The head of the interagency task force overseeing the rebuilding of war-torn Marawi City wants martial law in Mindanao extended to secure rehabilitation efforts and foil attempts to recruit people into terrorist groups.
Bangon Marawi Task Force chair Eduardo del Rosario said “intelligence reports” suggest “massive” attempts by local Islamic State (IS) supporters to recruit people to their cause.
Del Rosario said some people are being offered amounts as high as P100,000 to entice them to join and this is a threat to the security of the rehabilitation effort.
“We do not like to have another Marawi incident,” Del Rosario said in a Palace press briefing.
“I would like martial law [to] continue during the rehabilitation phase because, as chair of Task Force Bangon Marawi, my main concern is the security of the whole rehabilitation effort,” he said.
President Duterte declared martial law over the whole of Mindanao on May 23 after IS-allied extremists attacked the city, but congressional approval of the move expires on Dec. 31 unless extended.
Del Rosario said any new eruption of violence would derail efforts to rebuild Marawi and could scare off contractors and workers.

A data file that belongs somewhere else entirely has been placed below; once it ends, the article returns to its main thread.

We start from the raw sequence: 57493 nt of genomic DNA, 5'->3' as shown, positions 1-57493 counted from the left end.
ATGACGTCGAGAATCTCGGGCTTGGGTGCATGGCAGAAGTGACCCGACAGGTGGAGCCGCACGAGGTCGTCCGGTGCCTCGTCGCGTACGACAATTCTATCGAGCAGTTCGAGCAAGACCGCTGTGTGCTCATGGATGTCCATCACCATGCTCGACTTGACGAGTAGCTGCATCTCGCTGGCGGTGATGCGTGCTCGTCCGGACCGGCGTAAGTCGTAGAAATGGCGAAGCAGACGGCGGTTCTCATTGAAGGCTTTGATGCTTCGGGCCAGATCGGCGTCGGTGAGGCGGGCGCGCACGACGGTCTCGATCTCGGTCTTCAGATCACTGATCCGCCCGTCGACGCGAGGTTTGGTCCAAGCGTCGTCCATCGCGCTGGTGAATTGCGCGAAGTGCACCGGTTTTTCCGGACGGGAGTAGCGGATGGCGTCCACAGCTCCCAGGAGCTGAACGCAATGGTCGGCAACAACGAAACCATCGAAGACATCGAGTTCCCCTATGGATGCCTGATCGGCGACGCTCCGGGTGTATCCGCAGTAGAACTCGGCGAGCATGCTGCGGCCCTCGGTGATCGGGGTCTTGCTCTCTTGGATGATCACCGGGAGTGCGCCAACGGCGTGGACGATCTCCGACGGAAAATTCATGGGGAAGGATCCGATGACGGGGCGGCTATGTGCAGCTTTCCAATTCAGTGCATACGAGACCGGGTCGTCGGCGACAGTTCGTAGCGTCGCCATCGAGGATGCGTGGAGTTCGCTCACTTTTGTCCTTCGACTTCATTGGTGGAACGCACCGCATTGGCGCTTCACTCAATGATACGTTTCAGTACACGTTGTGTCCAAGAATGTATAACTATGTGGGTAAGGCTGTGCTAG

“If something will happen in Marawi City during the rehabilitation phase, maybe no contractor or laborer would ever go there. Rehabilitation would be difficult,” he said.
Rehabilitation efforts need the support of the entire citizenry, he said “and that’s not only in the physical structure but in the security aspect.”
“[Local residents] themselves should drive away or neutralize the spread of the recruitment of the IS group in Mindanao, not only in Lanao del Sur or Marawi City,” he said.
He also said he would coordinate with the military and the police to properly assess the situation and make the necessary recommendation to the President on martial law.
Regional Assemblyman Zia Alonto Adiong agrees there is reason to extend martial law.
“If I [were] asked right now, [martial law] is really needed because there are pockets of recruitment happening surrounding [Lanao Lake],” Adiong said.
But he also said his recommendation to the President would depend on the assessment of the situation on the ground, which has yet to be completed.
Most of Marawi was reduced to rubble in the intense five-month battle for Marawi with 200,000 residents being displaced.